Smokers Are at an Increased Risk of Developing Symptomatic COVID-19

Smokers are at an increased risk of developing symptomatic coronavirus 2019 (COVID-19).

Smokers are at an increased risk of developing symptomatic coronavirus 2019 (COVID-19), according to study results published in Thorax.

Smoking is a significant risk factor for both viral and bacterial infections of the respiratory system, and therefore may be an important factor in an individual’s risk of developing symptomatic COVID-19. Researchers investigated the association between current tobacco smoking, the risk of developing symptomatic COVID-19, and the severity of illness by analyzing data from United Kingdom users of a COVID-19 symptom-reporting app developed by Zoe Global.

Users provided baseline data including demographics, anthropometrics, smoking status, and medical conditions, and were asked to log their condition daily. Participants who reported that they did not feel physically normal were then asked by the app to complete a series of questions, including 14 potential COVID-19 symptoms and about hospital attendance. The main study outcome was the development of “classic” symptoms of COVID-19 defined as fever, new persistent cough, and breathlessness, and their association with current smoking. The number of concurrent COVID-19 symptoms was used as a proxy for severity and the pattern of association between symptoms was also compared between smokers and nonsmokers.

Between March 24 and April 23, 2020, data were available for 2,401,982 participants, with a mean age of 43.6 years, 63.3% were women, and an overall smoking prevalence of 11.0%. A total of 35% (834,437) of participants reported being unwell and entered 1 or more symptoms. Current smokers were more likely to report the “classic” 3 symptoms suggesting a diagnosis of COVID-19 (odds ratio [OR], 1.14; 95% CI, 1.10-1.18), more than 5 symptoms (OR, 1.29; 95% CI, 1.26-1.31), and more than 10 symptoms (OR, 1.50; 95% CI, 1.42-1.58). The pattern of association between reported symptoms did not vary between smokers and nonsmokers, which indicates that the increased symptom burden cannot be explained by preexisting smoking-related symptoms.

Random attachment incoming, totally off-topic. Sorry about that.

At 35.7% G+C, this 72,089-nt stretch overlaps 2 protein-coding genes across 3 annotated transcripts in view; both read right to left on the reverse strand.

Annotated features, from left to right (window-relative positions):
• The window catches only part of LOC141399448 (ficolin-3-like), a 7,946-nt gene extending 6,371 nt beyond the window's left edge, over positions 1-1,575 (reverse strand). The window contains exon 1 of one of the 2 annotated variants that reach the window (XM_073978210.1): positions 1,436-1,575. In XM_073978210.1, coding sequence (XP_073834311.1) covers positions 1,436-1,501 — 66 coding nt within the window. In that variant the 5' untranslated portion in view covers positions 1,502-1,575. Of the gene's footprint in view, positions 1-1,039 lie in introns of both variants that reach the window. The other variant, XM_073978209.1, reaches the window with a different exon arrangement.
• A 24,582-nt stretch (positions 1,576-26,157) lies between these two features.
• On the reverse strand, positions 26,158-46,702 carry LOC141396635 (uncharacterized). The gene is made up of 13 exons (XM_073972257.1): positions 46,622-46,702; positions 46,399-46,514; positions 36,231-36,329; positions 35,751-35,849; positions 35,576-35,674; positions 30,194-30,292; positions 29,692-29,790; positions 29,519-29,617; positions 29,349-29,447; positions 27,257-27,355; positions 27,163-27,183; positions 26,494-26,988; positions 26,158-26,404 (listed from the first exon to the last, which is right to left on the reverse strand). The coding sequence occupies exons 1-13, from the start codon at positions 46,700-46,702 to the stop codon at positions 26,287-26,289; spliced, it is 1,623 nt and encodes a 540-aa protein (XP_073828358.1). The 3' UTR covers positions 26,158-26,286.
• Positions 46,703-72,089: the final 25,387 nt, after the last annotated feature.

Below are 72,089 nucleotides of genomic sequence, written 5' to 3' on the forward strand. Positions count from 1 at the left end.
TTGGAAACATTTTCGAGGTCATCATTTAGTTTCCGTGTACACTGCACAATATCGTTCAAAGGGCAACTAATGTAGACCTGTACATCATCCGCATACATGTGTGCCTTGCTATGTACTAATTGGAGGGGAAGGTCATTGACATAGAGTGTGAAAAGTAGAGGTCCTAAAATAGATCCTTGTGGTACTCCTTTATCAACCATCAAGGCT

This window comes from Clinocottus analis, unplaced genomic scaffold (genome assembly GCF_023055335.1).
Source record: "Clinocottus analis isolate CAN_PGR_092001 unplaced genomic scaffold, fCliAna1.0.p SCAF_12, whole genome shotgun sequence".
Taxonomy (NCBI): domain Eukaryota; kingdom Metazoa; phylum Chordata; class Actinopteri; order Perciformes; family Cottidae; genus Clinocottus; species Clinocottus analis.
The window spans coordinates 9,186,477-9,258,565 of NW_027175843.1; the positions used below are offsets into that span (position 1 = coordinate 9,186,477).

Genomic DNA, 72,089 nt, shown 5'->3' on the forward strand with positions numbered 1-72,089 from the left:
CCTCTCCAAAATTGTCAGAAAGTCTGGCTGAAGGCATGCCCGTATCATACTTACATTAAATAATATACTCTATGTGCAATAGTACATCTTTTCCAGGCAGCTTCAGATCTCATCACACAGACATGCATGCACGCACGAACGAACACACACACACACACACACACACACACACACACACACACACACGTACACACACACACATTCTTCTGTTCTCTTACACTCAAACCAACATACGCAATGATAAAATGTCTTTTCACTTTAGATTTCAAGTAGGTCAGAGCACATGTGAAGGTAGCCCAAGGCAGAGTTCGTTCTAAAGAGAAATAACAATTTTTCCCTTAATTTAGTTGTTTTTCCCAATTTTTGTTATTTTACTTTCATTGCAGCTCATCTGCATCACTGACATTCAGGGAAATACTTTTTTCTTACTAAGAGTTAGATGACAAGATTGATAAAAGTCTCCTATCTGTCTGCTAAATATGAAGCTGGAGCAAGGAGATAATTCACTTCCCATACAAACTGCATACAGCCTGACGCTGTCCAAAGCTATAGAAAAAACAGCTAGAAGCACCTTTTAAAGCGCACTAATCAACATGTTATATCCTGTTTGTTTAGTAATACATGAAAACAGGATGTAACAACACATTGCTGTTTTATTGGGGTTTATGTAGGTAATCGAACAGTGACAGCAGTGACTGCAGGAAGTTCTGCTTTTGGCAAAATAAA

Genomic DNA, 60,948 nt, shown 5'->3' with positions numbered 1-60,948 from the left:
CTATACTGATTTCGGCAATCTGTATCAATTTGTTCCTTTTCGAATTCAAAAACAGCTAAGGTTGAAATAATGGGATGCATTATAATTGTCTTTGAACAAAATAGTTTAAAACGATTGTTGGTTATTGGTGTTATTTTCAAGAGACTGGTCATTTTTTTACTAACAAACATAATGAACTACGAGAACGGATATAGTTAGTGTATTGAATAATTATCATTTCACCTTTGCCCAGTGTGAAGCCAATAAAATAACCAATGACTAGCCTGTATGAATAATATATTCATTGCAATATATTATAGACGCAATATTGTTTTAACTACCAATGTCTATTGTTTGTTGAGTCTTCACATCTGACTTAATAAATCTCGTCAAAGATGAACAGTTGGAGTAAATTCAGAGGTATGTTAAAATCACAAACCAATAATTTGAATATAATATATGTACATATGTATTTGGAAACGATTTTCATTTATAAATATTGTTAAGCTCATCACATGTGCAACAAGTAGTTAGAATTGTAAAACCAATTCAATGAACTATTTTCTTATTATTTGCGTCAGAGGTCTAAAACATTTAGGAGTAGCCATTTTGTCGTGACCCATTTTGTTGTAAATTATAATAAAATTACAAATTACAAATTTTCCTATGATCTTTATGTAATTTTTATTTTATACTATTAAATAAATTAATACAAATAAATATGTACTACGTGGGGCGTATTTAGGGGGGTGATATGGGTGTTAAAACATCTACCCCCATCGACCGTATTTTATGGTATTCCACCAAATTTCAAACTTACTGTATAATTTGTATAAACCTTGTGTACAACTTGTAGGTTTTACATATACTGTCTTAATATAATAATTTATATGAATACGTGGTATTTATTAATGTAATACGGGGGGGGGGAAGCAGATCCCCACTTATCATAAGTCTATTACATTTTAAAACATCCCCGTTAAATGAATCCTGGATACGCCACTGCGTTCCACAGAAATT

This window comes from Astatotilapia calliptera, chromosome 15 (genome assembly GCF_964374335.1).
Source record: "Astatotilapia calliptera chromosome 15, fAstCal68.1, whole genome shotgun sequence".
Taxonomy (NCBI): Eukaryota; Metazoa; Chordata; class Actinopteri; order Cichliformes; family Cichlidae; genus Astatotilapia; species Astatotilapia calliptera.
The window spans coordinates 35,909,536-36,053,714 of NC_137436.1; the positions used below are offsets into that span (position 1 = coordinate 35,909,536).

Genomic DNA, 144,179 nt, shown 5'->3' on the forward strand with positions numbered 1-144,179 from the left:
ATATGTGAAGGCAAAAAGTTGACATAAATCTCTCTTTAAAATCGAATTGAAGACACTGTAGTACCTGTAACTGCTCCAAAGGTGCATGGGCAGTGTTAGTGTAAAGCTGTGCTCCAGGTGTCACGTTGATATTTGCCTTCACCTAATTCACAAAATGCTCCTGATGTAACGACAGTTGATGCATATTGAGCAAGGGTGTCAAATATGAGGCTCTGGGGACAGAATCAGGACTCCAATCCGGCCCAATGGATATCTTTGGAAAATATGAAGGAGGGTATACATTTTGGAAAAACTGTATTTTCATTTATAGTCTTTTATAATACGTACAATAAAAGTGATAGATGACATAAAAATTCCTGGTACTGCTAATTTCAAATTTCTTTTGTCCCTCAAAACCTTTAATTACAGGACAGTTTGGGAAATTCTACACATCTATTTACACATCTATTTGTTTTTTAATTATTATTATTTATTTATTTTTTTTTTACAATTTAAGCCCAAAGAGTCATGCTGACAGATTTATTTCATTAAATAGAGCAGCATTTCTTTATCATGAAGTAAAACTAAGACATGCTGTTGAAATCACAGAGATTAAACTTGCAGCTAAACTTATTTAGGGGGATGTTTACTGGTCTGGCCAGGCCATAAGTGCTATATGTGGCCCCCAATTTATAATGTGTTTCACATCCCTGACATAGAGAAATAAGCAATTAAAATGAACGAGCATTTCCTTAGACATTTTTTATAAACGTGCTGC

The researchers pointed out that behavioral factors or individual expectations may have effected reporting; thus, smokers may have felt to be at a higher risk of developing COVID-19 making them more likely to report symptoms which could have potentially overestimated the effect of smoking. However, nonsmokers being generally healthier, may have been more sensitive to any physical changes, which could have led to underestimating the effect of smoking. In addition, all participants were self-selected, choosing to register to use the app, which was only available on smartphones. This raises the issue of digital access/literary; therefore, caution should be used when extrapolating to other populations (eg, older or poorer groups).

“Our results provide compelling evidence for an association between current smoking and individual risk from COVID-19, including self-reported symptom burden and risk of attending hospital,” concluded the study authors. “Smoking cessation should be incorporated into public health campaigns and other efforts to address the COVID-19 pandemic.”

Disclosure: This clinical trial was supported by Zoe Global Limited. Please see the original reference for a full list of authors’ disclosures.  


Hopkinson NS, Rossi N, El-Sayed_Moustafa J, et al. Current smoking and COVID-19 risk: results from a population symptom app in over 2.4 million people. Thorax. Published online January 5, 2021. doi:10.1136/thoraxjnl-2020-216422